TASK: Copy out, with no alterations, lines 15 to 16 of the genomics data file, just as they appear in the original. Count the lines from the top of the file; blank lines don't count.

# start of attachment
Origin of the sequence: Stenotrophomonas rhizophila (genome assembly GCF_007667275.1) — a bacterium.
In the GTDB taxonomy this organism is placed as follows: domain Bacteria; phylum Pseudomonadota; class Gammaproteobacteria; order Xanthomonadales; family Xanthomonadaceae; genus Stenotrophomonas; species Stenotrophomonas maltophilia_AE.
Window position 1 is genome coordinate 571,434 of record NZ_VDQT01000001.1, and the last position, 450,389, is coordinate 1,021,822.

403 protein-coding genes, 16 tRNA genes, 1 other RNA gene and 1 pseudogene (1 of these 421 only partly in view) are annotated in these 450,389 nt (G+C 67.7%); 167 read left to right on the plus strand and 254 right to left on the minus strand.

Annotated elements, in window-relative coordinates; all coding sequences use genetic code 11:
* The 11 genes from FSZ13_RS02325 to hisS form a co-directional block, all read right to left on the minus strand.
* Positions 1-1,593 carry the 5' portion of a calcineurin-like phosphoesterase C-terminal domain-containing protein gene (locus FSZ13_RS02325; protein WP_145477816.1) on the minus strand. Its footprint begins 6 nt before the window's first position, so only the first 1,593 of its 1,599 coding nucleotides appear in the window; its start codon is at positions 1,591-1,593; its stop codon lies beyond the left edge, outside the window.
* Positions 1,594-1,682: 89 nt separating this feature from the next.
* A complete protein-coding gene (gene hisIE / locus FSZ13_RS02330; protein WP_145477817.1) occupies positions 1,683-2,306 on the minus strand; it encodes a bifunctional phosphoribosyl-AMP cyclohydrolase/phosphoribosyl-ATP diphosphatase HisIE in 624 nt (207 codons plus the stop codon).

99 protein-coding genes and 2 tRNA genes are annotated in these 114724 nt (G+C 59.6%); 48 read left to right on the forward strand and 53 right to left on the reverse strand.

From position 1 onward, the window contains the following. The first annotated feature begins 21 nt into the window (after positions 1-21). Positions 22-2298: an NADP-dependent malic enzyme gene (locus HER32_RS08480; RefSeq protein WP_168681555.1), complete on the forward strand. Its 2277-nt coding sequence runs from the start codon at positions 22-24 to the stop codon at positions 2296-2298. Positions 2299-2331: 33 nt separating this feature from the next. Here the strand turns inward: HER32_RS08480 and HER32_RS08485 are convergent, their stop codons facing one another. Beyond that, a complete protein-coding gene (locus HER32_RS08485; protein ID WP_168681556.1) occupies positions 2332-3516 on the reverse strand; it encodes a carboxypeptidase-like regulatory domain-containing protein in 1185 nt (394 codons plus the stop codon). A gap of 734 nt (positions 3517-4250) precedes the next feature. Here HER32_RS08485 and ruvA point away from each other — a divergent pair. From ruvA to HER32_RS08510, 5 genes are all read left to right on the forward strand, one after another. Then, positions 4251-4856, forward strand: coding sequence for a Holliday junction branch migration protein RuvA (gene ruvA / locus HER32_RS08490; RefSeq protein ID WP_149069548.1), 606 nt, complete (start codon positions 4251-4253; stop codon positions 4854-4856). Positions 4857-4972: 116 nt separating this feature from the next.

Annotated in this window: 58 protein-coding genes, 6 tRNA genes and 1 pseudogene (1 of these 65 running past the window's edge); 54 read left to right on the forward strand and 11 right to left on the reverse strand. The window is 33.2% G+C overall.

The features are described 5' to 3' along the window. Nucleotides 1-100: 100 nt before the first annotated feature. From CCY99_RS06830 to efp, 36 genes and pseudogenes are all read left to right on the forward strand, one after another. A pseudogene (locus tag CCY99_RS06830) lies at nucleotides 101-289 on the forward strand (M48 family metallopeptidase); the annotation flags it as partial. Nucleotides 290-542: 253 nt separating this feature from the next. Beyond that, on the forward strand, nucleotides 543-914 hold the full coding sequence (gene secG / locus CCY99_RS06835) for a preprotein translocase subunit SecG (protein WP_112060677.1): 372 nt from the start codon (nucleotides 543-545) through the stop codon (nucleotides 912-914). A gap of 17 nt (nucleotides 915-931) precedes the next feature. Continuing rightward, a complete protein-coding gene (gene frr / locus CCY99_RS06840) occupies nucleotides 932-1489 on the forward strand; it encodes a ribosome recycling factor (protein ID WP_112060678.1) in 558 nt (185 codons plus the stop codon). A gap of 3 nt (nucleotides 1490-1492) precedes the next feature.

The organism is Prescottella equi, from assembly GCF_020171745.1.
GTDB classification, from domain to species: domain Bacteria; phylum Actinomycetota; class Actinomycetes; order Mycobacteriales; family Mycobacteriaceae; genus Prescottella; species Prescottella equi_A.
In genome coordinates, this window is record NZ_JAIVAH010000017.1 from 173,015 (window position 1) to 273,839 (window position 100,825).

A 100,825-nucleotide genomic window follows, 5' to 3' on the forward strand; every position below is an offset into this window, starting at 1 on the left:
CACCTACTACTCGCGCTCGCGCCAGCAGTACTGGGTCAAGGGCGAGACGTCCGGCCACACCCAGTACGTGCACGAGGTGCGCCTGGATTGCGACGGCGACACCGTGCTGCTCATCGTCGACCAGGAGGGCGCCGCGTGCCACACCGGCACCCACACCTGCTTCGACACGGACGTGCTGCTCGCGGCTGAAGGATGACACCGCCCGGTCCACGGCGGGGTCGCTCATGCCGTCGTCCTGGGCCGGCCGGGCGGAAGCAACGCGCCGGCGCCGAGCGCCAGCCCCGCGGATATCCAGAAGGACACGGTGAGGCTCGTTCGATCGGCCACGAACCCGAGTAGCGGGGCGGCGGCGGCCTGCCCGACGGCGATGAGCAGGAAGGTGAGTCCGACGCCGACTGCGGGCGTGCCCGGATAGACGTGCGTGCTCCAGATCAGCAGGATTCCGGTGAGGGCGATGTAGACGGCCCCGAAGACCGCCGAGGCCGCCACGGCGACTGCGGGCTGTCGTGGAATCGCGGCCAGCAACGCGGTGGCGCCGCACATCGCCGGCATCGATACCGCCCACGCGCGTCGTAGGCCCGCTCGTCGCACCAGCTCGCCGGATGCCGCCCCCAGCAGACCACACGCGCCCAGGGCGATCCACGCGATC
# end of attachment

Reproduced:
GTDB classification, from domain to species: domain Bacteria; phylum Actinomycetota; class Actinomycetes; order Mycobacteriales; family Mycobacteriaceae; genus Prescottella; species Prescottella equi_A.
In genome coordinates, this window is record NZ_JAIVAH010000017.1 from 173,015 (window position 1) to 273,839 (window position 100,825).